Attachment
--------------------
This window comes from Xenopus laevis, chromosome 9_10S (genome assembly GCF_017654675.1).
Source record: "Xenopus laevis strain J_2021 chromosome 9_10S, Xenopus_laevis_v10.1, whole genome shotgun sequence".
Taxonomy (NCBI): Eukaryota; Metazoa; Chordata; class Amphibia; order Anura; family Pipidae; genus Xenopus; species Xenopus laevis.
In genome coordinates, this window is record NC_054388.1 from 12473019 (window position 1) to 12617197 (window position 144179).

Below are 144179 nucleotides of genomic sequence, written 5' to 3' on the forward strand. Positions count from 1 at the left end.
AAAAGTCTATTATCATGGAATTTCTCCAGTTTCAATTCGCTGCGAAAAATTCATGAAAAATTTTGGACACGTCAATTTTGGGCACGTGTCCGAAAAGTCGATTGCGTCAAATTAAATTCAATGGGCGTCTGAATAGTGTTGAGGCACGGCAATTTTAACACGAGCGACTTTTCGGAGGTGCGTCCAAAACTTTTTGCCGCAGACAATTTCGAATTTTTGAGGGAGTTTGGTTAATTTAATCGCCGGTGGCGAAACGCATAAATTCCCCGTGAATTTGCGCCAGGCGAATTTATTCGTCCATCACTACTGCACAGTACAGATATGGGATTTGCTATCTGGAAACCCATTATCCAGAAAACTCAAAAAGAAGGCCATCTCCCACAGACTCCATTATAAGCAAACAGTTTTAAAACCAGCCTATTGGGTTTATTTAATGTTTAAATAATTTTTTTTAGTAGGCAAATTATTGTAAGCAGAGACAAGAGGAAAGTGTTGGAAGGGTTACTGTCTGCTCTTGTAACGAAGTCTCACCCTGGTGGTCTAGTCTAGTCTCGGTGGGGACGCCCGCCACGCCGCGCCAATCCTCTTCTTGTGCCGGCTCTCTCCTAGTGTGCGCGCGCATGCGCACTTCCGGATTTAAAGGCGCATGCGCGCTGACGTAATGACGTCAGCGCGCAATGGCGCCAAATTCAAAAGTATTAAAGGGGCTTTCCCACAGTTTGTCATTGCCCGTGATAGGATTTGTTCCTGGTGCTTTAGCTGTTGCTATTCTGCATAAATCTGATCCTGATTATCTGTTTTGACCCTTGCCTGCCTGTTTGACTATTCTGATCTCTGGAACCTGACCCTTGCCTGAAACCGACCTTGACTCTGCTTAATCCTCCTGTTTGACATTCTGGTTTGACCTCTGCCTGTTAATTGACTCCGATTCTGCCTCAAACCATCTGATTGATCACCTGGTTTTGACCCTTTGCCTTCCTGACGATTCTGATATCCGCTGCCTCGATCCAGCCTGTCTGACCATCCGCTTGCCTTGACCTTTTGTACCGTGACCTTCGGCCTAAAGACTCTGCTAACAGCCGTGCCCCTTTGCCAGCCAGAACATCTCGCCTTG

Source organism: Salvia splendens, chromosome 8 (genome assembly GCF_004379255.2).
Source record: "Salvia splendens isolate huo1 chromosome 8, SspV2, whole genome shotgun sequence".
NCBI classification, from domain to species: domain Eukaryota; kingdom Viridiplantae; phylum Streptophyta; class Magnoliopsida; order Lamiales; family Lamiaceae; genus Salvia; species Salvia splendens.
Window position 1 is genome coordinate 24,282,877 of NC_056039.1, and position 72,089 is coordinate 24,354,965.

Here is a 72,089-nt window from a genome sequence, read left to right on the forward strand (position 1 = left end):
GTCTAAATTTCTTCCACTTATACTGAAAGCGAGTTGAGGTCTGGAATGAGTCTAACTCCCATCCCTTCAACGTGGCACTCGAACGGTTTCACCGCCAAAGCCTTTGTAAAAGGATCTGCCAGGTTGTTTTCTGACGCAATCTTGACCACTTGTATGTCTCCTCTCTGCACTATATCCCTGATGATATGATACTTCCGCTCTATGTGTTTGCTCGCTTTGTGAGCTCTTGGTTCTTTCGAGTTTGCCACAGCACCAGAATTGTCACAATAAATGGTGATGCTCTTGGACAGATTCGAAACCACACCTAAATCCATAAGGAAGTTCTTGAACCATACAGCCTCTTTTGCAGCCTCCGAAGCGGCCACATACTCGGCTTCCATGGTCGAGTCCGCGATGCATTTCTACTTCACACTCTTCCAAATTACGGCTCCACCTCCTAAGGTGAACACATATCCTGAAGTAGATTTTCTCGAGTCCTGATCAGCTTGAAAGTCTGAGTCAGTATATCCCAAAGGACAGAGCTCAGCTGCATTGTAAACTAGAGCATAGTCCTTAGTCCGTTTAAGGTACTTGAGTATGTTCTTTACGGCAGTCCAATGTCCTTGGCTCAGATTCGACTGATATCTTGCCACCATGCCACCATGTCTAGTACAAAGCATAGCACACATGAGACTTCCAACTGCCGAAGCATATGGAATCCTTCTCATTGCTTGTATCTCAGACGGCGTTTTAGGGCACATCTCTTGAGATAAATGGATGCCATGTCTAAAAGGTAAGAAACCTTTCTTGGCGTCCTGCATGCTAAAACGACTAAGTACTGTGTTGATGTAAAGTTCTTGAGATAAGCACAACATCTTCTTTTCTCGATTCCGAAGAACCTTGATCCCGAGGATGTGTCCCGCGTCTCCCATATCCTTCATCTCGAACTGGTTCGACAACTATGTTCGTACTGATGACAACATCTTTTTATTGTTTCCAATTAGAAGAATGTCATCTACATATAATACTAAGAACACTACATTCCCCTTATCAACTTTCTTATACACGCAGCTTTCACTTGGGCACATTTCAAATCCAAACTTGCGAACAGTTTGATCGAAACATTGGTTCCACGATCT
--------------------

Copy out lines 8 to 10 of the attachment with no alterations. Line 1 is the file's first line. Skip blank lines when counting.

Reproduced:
Source record: "Salvia splendens isolate huo1 chromosome 8, SspV2, whole genome shotgun sequence".
NCBI classification, from domain to species: domain Eukaryota; kingdom Viridiplantae; phylum Streptophyta; class Magnoliopsida; order Lamiales; family Lamiaceae; genus Salvia; species Salvia splendens.
Window position 1 is genome coordinate 24,282,877 of NC_056039.1, and position 72,089 is coordinate 24,354,965.